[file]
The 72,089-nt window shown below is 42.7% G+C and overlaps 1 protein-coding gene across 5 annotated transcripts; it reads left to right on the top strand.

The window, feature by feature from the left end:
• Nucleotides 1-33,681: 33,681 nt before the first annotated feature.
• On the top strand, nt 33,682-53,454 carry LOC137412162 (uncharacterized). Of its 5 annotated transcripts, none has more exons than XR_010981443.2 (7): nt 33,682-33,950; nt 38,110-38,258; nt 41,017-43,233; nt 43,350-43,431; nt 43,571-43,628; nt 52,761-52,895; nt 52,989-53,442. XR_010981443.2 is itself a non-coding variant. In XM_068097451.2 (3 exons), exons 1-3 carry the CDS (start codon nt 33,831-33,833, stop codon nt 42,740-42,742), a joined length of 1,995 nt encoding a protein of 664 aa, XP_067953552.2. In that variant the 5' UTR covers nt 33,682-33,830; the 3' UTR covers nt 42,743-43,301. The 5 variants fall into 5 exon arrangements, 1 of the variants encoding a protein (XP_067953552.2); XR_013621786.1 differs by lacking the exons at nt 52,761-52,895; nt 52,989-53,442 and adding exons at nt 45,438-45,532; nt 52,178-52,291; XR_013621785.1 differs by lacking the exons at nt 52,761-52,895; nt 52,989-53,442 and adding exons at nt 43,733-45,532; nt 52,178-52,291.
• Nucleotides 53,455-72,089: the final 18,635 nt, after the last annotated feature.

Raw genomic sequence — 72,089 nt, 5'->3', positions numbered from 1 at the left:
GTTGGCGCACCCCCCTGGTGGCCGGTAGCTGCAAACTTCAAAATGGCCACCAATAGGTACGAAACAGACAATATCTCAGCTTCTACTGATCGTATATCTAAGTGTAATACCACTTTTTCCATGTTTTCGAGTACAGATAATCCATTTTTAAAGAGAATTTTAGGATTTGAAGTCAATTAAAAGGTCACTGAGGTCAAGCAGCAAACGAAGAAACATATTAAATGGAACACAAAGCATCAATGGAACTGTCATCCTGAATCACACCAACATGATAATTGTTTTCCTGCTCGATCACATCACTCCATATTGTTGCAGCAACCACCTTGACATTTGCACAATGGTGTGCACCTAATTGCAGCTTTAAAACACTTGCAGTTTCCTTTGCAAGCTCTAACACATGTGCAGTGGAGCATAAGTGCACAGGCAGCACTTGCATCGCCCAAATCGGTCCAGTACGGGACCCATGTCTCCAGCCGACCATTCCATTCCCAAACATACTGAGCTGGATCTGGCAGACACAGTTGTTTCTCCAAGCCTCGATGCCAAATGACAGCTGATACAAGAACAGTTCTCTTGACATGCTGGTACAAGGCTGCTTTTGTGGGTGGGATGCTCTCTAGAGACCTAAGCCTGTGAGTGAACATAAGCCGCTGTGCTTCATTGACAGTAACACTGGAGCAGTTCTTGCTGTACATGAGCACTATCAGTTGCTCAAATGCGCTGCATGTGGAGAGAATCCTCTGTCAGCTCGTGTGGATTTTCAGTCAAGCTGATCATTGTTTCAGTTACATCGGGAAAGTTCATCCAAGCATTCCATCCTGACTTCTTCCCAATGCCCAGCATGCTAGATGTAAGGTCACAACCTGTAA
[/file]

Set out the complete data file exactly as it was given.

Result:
The 72,089-nt window shown below is 42.7% G+C and overlaps 1 protein-coding gene across 5 annotated transcripts; it reads left to right on the top strand.

The window, feature by feature from the left end:
• Nucleotides 1-33,681: 33,681 nt before the first annotated feature.
• On the top strand, nt 33,682-53,454 carry LOC137412162 (uncharacterized). Of its 5 annotated transcripts, none has more exons than XR_010981443.2 (7): nt 33,682-33,950; nt 38,110-38,258; nt 41,017-43,233; nt 43,350-43,431; nt 43,571-43,628; nt 52,761-52,895; nt 52,989-53,442. XR_010981443.2 is itself a non-coding variant. In XM_068097451.2 (3 exons), exons 1-3 carry the CDS (start codon nt 33,831-33,833, stop codon nt 42,740-42,742), a joined length of 1,995 nt encoding a protein of 664 aa, XP_067953552.2. In that variant the 5' UTR covers nt 33,682-33,830; the 3' UTR covers nt 42,743-43,301. The 5 variants fall into 5 exon arrangements, 1 of the variants encoding a protein (XP_067953552.2); XR_013621786.1 differs by lacking the exons at nt 52,761-52,895; nt 52,989-53,442 and adding exons at nt 45,438-45,532; nt 52,178-52,291; XR_013621785.1 differs by lacking the exons at nt 52,761-52,895; nt 52,989-53,442 and adding exons at nt 43,733-45,532; nt 52,178-52,291.
• Nucleotides 53,455-72,089: the final 18,635 nt, after the last annotated feature.

Raw genomic sequence — 72,089 nt, 5'->3', positions numbered from 1 at the left:
GTTGGCGCACCCCCCTGGTGGCCGGTAGCTGCAAACTTCAAAATGGCCACCAATAGGTACGAAACAGACAATATCTCAGCTTCTACTGATCGTATATCTAAGTGTAATACCACTTTTTCCATGTTTTCGAGTACAGATAATCCATTTTTAAAGAGAATTTTAGGATTTGAAGTCAATTAAAAGGTCACTGAGGTCAAGCAGCAAACGAAGAAACATATTAAATGGAACACAAAGCATCAATGGAACTGTCATCCTGAATCACACCAACATGATAATTGTTTTCCTGCTCGATCACATCACTCCATATTGTTGCAGCAACCACCTTGACATTTGCACAATGGTGTGCACCTAATTGCAGCTTTAAAACACTTGCAGTTTCCTTTGCAAGCTCTAACACATGTGCAGTGGAGCATAAGTGCACAGGCAGCACTTGCATCGCCCAAATCGGTCCAGTACGGGACCCATGTCTCCAGCCGACCATTCCATTCCCAAACATACTGAGCTGGATCTGGCAGACACAGTTGTTTCTCCAAGCCTCGATGCCAAATGACAGCTGATACAAGAACAGTTCTCTTGACATGCTGGTACAAGGCTGCTTTTGTGGGTGGGATGCTCTCTAGAGACCTAAGCCTGTGAGTGAACATAAGCCGCTGTGCTTCATTGACAGTAACACTGGAGCAGTTCTTGCTGTACATGAGCACTATCAGTTGCTCAAATGCGCTGCATGTGGAGAGAATCCTCTGTCAGCTCGTGTGGATTTTCAGTCAAGCTGATCATTGTTTCAGTTACATCGGGAAAGTTCATCCAAGCATTCCATCCTGACTTCTTCCCAATGCCCAGCATGCTAGATGTAAGGTCACAACCTGTAA